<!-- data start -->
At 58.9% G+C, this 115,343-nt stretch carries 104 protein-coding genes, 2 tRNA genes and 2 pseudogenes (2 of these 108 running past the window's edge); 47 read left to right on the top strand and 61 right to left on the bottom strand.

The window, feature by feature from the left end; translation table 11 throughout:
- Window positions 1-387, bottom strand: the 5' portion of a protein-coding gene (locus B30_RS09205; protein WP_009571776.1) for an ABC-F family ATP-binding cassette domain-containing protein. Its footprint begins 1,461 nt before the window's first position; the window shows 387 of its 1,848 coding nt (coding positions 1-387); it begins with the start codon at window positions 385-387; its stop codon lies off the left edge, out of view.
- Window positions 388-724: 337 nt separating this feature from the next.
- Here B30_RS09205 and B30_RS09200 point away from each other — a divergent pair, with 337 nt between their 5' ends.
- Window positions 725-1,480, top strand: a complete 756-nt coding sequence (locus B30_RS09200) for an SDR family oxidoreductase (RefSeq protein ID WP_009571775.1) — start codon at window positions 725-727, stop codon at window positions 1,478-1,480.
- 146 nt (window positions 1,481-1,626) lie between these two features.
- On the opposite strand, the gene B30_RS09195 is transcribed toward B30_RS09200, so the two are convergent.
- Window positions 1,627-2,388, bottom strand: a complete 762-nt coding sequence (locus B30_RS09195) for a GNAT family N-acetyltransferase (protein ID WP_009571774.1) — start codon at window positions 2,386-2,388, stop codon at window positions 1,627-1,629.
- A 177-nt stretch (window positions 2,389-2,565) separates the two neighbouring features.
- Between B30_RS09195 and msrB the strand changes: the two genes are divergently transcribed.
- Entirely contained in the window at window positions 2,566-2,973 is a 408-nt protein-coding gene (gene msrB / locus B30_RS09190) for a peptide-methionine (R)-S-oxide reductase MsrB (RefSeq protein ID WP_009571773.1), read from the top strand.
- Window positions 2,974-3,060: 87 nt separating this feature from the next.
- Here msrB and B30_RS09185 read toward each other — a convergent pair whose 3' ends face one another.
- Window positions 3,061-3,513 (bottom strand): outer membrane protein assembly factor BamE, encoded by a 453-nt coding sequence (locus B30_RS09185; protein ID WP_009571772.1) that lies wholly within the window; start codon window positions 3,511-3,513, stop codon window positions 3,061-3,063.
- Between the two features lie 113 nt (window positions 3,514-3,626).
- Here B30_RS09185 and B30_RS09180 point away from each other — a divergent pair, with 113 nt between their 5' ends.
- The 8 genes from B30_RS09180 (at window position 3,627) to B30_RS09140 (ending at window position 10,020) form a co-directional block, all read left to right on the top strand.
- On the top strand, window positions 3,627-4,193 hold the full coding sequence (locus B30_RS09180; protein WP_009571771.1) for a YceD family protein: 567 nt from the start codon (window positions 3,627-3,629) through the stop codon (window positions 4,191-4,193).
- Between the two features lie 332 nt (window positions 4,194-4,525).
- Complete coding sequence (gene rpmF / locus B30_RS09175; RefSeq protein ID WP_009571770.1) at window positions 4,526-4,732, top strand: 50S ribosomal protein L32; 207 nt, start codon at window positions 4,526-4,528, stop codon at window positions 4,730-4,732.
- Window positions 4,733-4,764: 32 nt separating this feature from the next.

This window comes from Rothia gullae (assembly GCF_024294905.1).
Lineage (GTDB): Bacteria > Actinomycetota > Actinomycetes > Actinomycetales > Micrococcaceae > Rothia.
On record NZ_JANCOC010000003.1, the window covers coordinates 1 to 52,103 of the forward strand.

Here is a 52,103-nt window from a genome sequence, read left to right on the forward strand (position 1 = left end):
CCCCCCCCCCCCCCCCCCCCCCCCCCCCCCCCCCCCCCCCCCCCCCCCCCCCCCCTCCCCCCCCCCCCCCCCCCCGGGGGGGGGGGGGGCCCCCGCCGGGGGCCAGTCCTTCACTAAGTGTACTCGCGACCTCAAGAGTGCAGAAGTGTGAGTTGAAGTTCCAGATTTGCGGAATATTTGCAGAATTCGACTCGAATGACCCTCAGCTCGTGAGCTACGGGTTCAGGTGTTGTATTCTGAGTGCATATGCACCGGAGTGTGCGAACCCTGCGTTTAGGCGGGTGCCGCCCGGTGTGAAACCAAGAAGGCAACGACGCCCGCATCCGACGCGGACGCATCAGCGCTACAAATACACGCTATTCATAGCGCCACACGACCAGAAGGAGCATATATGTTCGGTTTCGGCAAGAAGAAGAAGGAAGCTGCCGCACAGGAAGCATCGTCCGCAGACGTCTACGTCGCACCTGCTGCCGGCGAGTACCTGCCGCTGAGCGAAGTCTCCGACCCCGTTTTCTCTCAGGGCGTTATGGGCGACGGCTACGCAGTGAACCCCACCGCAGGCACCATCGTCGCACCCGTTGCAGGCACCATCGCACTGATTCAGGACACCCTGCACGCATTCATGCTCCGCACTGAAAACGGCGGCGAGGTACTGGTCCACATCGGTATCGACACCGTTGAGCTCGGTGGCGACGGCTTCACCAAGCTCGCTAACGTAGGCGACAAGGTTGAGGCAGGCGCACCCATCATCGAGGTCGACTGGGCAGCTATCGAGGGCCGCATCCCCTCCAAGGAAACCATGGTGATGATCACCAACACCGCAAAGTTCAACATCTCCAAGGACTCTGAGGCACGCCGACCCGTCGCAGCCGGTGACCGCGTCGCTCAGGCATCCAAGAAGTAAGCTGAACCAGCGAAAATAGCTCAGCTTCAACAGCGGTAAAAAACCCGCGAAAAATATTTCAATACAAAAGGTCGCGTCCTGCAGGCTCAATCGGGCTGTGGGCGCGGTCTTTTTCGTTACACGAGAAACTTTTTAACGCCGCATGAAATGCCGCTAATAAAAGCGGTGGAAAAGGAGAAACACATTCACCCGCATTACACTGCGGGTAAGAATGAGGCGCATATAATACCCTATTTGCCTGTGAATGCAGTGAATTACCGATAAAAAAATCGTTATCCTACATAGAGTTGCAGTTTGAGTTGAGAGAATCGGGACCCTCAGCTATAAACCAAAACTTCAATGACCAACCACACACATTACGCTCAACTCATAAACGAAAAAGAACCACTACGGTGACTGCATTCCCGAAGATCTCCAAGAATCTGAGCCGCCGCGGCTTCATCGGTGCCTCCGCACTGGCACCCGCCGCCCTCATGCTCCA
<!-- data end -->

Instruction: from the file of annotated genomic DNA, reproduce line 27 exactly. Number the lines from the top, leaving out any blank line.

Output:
CCCCCCCCCCCCCCCCCCCCCCCCCCCCCCCCCCCCCCCCCCCCCCCCCCCCCCCTCCCCCCCCCCCCCCCCCCCGGGGGGGGGGGGGGCCCCCGCCGGGGGCCAGTCCTTCACTAAGTGTACTCGCGACCTCAAGAGTGCAGAAGTGTGAGTTGAAGTTCCAGATTTGCGGAATATTTGCAGAATTCGACTCGAATGACCCTCAGCTCGTGAGCTACGGGTTCAGGTGTTGTATTCTGAGTGCATATGCACCGGAGTGTGCGAACCCTGCGTTTAGGCGGGTGCCGCCCGGTGTGAAACCAAGAAGGCAACGACGCCCGCATCCGACGCGGACGCATCAGCGCTACAAATACACGCTATTCATAGCGCCACACGACCAGAAGGAGCATATATGTTCGGTTTCGGCAAGAAGAAGAAGGAAGCTGCCGCACAGGAAGCATCGTCCGCAGACGTCTACGTCGCACCTGCTGCCGGCGAGTACCTGCCGCTGAGCGAAGTCTCCGACCCCGTTTTCTCTCAGGGCGTTATGGGCGACGGCTACGCAGTGAACCCCACCGCAGGCACCATCGTCGCACCCGTTGCAGGCACCATCGCACTGATTCAGGACACCCTGCACGCATTCATGCTCCGCACTGAAAACGGCGGCGAGGTACTGGTCCACATCGGTATCGACACCGTTGAGCTCGGTGGCGACGGCTTCACCAAGCTCGCTAACGTAGGCGACAAGGTTGAGGCAGGCGCACCCATCATCGAGGTCGACTGGGCAGCTATCGAGGGCCGCATCCCCTCCAAGGAAACCATGGTGATGATCACCAACACCGCAAAGTTCAACATCTCCAAGGACTCTGAGGCACGCCGACCCGTCGCAGCCGGTGACCGCGTCGCTCAGGCATCCAAGAAGTAAGCTGAACCAGCGAAAATAGCTCAGCTTCAACAGCGGTAAAAAACCCGCGAAAAATATTTCAATACAAAAGGTCGCGTCCTGCAGGCTCAATCGGGCTGTGGGCGCGGTCTTTTTCGTTACACGAGAAACTTTTTAACGCCGCATGAAATGCCGCTAATAAAAGCGGTGGAAAAGGAGAAACACATTCACCCGCATTACACTGCGGGTAAGAATGAGGCGCATATAATACCCTATTTGCCTGTGAATGCAGTGAATTACCGATAAAAAAATCGTTATCCTACATAGAGTTGCAGTTTGAGTTGAGAGAATCGGGACCCTCAGCTATAAACCAAAACTTCAATGACCAACCACACACATTACGCTCAACTCATAAACGAAAAAGAACCACTACGGTGACTGCATTCCCGAAGATCTCCAAGAATCTGAGCCGCCGCGGCTTCATCGGTGCCTCCGCACTGGCACCCGCCGCCCTCATGCTCCA